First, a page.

Damien posted a few weeks back about his experiences with Word 2007, and tonight AJ followed that up with a bit of a rant on misusing data from usage reports. On the surface I absolutely agree with AJ, the “modes are bad” theory and how complicating your most used feature is one of the single worst decisions you can make – but I think both of them are selling the Microsoft UI designers a little short.
The only time I use the ribbon regularly is in Outlook for composing email, so while I quite like it that could easily change because I have a fairly limited usage pattern. One new Microsoft interface that I have had a stack of experience with however is Vista. Some of the things in this interface are based on XP only so much as the Ribbon is based on Office 2003, so it’s taken some time to come to grips with.
I have found however that if you trust the UI designers, it works. I actually liken this to learning OSX, a new editor or a new keyboard layout – if you try to bend it to your existing ways it can end in tears but if you open your mind to how it’s been designed you can end up with startling results. For example when XP first came out I decided to give the new start panel a try, and now I absolutely love it to the point of detesting the old start menu. I can no longer stand clearing my desktop just to open my computer window, that link belongs on my start panel just as much as the finder icon belongs on the OSX dock.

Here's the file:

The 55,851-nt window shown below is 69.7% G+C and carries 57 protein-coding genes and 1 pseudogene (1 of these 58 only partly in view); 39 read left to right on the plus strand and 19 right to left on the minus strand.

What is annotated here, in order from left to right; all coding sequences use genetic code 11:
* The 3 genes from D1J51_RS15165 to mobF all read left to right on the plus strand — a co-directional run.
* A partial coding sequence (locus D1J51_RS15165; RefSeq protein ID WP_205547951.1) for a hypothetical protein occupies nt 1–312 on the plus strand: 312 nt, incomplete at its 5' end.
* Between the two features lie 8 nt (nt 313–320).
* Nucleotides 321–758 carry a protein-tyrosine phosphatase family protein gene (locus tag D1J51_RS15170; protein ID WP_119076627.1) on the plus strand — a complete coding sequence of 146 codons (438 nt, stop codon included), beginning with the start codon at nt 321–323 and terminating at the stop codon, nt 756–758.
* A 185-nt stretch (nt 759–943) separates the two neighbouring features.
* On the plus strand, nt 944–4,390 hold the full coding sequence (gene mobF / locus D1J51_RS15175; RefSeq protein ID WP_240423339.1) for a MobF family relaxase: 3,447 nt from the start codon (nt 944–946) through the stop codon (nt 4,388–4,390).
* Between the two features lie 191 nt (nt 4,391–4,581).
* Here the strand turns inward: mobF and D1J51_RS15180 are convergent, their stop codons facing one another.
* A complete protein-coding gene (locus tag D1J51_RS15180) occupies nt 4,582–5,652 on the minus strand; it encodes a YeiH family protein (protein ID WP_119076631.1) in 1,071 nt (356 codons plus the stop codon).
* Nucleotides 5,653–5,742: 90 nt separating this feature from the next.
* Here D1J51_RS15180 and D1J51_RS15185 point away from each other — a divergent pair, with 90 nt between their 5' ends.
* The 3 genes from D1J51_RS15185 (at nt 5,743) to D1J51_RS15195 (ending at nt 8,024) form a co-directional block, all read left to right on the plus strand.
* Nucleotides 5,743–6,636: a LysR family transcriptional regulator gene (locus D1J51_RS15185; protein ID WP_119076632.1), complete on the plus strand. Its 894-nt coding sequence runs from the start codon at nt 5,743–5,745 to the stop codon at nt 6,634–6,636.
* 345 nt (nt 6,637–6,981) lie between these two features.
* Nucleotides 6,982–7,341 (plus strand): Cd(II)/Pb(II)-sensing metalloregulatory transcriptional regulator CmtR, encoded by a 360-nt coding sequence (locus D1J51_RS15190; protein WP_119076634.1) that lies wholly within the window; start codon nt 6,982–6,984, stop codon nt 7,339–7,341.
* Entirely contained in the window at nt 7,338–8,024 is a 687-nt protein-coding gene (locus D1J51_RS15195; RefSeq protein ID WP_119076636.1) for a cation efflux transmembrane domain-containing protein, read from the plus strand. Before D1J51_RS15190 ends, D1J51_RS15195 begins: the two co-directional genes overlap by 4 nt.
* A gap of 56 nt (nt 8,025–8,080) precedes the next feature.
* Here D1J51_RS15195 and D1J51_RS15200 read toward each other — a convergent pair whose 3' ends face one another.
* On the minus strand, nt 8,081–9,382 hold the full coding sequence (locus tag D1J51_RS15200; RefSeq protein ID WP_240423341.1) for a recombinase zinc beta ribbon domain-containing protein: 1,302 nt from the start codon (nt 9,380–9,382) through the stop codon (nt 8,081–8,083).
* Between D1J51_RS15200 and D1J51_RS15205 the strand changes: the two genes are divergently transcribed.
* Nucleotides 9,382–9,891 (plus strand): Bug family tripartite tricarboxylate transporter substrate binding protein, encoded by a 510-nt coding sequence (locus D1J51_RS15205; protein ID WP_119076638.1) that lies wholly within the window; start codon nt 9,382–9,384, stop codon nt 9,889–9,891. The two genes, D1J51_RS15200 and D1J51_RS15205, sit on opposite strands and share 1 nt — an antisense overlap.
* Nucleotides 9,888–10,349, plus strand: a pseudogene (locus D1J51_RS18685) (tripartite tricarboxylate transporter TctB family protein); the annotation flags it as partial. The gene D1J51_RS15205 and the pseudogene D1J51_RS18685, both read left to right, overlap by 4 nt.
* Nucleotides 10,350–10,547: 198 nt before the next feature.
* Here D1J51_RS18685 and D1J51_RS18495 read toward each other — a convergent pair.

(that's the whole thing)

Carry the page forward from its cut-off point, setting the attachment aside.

The UI improvements become even more pronounced when you find the little timesaving shortcuts. I now regularly find myself sitting at work wishing I could click the app I want in the alt-tab popup (vista feature, possibly copied from OSX) and if I didn’t know you could use the scrollwheel to change tabs in the ribbon I would probably go just as crazy as Damien when using Office 2007.
I could be wrong, I could be completely different from the average user these products are really targeted at – but the success or failure of a big product launch takes many months to filter out and they don’t have teams of UI designers at Microsoft for nothing.